This is the second part of the 4 part interview of Jo Coates, the new CEO of UK Athletics. Stuart Weir did this piece in May 2020. Jo Coates gave him the time to discuss a myriad of topics, with ethusiasm and interest. We thank Jo Coates for her time.
Jo Coates, CEO of UK Athletics – Part 2
Jo Coates was appointed CEO of UK Athletics earlier this year. In an exclusive interview with Stuart Weir in May 2020, she shared her vision for the future
What attracted you to the job as CEO of UKA?
I had been at Netball for 10 years and I was made an offer to go to the London Legacy Development Corporation but I stepped out of the true running of sport, I suppose. I missed it terribly. I missed the chaos of running a national governing body – the stress and the pressure, getting calls in the middle of the night “there’s a hole in the netball court” and things like that. I just missed it.
I was approached for the UKA role – I think head-hunters approached a few people – and when they did, I thought: “yes, that would just be a dream”. I had worked in football, in truly commercial sport but never in an Olympic sport. I had worked for Netball which is grassroots through to the elite and Commonwealth. But for a sports administrator, this is the dream job.
What is the role of the CEO in relation to the chairman and the board as it works at UKA?
I think a board is there to help set strategy, with the executive, and then to guide the organization through that strategic direction, to assist and bring the skill set to the organization. People sometimes use words like “check and challenge” which is what the board should do.
I am a trustee of the Youth Sports Trust and I would like to think that is what I bring to the executive there. I don’t think that the board should be seen as stopping the executive doing things. The board should be there to help the executive to make the right decisions.
The CEO is the leader of the ship. We are the people who operationally deliver what was needed and ultimately, I am the accountable officer, a role which I take very seriously.
The chairman is my boss and I am accountable to the chairman. The chairman’s role is to chair the board, not to get involved in executive decisions. At this moment in time we have a phenomenal chairman who understands his chair responsibilities. He is there to chair the board and support the CEO – to be a good support and sounding board to the CEO.
That’s where I see the difference between operationally delivering and strategically guiding.
You’re not an athletics person: is that a weakness or a strength?
I think it’s a huge strength. I had never played netball and they never got me on a netball court! And I still don’t play netball. But I was able to go in there with a fresh pair of eyes, make quite tough decisions. Because you don’t have the emotional connection, you can look at it more as a business and ask: “where do I need to make change?” And I don’t think I did a bad job there. I want to take all the learnings that I’ve had from sport over the years and apply it to athletics. I think you can look at it with a really fair pair of eyes. Because you don’t have the emotion, you can be very critical of things. But don’t get me wrong because you do then fall in love with it! I still follow everything that netball does; I follow them on twitter, I still watch it and I absolutely adore the sport.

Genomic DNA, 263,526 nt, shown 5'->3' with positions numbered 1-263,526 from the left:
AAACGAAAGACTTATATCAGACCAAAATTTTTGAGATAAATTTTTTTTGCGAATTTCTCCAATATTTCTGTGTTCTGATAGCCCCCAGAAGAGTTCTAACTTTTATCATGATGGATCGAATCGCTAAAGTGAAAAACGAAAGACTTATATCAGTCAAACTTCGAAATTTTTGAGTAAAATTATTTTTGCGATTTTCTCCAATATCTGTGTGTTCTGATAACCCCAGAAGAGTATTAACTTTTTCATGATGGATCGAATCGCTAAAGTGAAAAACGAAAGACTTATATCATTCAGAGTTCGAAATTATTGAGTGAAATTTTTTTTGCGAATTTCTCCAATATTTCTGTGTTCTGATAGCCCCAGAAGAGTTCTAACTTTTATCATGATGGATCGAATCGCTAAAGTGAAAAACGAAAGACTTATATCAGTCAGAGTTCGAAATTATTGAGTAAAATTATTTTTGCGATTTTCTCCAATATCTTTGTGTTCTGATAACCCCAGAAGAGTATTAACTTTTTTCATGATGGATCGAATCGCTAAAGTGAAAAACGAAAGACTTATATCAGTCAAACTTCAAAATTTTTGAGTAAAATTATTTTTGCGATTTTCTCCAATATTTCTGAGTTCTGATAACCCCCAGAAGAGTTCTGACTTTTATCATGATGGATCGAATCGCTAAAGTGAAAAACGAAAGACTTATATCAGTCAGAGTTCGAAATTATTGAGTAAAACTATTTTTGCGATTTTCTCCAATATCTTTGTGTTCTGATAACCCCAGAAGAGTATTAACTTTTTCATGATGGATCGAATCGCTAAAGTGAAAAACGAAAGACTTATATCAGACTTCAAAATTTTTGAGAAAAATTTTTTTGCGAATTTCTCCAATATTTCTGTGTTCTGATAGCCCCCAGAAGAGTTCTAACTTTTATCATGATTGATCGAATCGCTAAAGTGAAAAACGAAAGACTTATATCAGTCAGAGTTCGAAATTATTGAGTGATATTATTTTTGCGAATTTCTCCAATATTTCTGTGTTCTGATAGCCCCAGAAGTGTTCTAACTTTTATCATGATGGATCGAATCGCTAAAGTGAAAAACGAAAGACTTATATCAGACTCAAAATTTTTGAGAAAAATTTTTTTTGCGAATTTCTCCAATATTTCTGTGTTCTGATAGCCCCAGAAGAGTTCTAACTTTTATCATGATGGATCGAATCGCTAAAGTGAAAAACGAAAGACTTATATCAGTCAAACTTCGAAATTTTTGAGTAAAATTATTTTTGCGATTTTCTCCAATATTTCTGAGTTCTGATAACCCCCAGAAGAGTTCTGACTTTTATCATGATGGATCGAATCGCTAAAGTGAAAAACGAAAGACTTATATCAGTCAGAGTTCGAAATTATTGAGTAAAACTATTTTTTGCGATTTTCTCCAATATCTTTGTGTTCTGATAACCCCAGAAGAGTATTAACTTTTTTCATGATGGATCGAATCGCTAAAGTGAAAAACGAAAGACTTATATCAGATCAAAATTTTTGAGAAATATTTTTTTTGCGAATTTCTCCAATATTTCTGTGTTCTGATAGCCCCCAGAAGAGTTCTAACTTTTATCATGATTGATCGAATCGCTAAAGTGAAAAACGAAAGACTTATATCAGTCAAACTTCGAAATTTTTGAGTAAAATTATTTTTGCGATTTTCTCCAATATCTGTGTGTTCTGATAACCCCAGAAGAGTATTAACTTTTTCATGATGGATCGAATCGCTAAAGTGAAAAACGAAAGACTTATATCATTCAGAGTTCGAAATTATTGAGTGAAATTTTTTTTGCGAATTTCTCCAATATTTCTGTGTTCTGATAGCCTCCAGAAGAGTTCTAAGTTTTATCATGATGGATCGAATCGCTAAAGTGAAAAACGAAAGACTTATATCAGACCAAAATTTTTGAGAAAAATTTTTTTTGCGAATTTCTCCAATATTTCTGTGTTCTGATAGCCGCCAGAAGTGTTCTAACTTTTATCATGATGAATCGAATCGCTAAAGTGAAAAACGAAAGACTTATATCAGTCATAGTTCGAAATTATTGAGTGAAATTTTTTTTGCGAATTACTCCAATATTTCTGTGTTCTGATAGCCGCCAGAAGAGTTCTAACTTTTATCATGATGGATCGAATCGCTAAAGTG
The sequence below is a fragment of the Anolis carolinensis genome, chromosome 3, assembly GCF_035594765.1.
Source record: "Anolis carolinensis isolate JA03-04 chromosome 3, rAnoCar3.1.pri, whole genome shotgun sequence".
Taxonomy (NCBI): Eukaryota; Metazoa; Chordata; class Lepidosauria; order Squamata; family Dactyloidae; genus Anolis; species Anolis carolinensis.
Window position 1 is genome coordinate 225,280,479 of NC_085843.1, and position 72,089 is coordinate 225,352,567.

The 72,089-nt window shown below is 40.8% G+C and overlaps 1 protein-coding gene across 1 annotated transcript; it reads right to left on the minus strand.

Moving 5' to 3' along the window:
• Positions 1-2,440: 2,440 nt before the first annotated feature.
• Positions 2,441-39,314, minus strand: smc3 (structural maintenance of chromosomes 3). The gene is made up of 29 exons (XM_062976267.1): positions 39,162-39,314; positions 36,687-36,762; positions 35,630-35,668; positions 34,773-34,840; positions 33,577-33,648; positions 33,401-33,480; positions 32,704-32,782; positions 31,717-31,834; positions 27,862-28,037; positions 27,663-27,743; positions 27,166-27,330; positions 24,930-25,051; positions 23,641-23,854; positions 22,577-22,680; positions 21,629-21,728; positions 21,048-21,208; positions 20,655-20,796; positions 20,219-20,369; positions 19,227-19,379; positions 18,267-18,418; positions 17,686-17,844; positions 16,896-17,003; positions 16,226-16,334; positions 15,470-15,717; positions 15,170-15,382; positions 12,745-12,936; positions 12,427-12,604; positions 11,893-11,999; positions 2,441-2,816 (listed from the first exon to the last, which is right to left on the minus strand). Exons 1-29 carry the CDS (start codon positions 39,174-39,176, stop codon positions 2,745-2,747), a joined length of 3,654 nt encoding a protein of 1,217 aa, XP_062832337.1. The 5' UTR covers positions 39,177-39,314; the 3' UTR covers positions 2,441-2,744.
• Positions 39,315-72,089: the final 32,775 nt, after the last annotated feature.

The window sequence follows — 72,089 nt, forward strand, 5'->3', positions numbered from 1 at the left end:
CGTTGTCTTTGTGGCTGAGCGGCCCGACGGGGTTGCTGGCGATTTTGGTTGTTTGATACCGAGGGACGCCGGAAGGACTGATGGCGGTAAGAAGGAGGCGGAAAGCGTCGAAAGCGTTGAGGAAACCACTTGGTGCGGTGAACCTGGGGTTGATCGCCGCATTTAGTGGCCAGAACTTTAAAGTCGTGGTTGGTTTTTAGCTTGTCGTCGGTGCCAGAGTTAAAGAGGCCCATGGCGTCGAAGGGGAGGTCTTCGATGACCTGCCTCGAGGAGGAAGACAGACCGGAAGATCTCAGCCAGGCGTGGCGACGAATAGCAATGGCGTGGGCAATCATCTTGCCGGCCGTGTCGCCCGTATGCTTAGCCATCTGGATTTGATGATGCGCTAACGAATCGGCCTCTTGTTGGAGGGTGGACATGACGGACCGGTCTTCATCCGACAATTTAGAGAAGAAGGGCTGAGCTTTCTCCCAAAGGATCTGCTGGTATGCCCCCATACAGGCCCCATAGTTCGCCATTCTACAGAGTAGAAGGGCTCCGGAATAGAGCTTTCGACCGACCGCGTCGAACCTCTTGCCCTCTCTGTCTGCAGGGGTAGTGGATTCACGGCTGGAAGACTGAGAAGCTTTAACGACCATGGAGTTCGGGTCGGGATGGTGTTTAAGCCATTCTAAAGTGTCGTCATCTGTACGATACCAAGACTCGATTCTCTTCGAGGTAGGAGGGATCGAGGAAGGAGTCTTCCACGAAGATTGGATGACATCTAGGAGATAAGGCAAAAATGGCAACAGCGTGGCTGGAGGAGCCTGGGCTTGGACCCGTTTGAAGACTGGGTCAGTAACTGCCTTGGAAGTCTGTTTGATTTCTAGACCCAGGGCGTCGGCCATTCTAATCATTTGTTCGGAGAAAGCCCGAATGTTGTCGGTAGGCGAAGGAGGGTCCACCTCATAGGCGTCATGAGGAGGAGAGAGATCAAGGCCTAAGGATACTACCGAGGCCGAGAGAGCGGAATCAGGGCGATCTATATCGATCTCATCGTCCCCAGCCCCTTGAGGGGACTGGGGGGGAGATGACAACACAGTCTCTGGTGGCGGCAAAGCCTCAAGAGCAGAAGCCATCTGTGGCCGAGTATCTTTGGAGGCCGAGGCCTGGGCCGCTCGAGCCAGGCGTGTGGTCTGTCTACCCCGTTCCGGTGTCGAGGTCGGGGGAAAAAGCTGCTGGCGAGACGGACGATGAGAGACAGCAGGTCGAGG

But I do think it’s a massive advantage [not having an athletics background]. Of course, you need people around you who have the knowledge of the sport – that’s the key thing. Surround yourself with great people who understand the sport. Learn from them and consult them. But I think that coming in fresh is a good thing.
How does a governing body balance winning Olympic gold medals with the needs of the Park runner?
That’s an interesting one for me because of netball, where we were the governing body for the whole system from the seven-year-old starting to play to the elite level. We called it “cradle to grave” because some of our older ladies might actually have disappeared from this earth on a netball court!
But it’s different at UKA because we have a different part of the pathway from the home countries and you also have external providers, like parkruns, who don’t have a huge connection to you.
I think you do it by involving all the stakeholders – at every single level. That is really important and you build a plan for the whole sport – a plan that is athletics in the UK and you understand where you can influence an elite athlete, a club runner or a basic jogger, like me. You have to understand, as the governing body, how you can influence them but you might not be the direct deliverer. And I think that is what UKA’s responsibility is.
You can influence them by having the right coaching structure, the right competition structures and safeguarding. With all those things you have a touch point with people whether affiliated to you, a home country or they’re just a recreational athlete whose association is with a park run.